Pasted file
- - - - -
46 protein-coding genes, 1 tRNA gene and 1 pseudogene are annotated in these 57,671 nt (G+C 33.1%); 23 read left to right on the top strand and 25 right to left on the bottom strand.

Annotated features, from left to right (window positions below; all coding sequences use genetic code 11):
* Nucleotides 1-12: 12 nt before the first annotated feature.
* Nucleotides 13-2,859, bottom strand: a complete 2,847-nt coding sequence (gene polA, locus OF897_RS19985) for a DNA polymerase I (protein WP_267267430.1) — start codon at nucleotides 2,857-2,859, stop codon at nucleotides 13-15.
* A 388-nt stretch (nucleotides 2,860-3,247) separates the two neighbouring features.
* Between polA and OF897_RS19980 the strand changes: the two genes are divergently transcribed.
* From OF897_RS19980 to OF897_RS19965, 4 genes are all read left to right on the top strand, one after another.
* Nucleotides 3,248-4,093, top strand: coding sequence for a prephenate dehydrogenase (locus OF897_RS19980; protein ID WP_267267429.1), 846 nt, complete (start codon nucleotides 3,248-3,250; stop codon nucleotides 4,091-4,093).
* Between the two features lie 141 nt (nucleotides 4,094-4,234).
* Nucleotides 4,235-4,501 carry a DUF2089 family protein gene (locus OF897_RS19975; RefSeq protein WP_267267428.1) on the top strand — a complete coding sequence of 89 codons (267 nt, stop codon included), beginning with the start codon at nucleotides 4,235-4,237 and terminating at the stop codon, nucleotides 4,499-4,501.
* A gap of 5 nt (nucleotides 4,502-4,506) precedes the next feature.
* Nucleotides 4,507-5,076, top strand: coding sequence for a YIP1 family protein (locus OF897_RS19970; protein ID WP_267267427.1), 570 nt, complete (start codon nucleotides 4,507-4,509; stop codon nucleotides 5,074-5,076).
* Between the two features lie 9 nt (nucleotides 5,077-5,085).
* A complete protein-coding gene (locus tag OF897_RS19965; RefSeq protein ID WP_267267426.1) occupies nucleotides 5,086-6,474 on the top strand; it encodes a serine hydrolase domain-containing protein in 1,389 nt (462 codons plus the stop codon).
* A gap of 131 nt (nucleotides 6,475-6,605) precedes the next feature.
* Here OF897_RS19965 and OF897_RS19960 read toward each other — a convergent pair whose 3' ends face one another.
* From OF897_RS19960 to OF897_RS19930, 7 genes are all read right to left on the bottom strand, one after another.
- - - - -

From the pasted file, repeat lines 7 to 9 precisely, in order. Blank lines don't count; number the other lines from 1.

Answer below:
* From OF897_RS19980 to OF897_RS19965, 4 genes are all read left to right on the top strand, one after another.
* Nucleotides 3,248-4,093, top strand: coding sequence for a prephenate dehydrogenase (locus OF897_RS19980; protein ID WP_267267429.1), 846 nt, complete (start codon nucleotides 3,248-3,250; stop codon nucleotides 4,091-4,093).
* Between the two features lie 141 nt (nucleotides 4,094-4,234).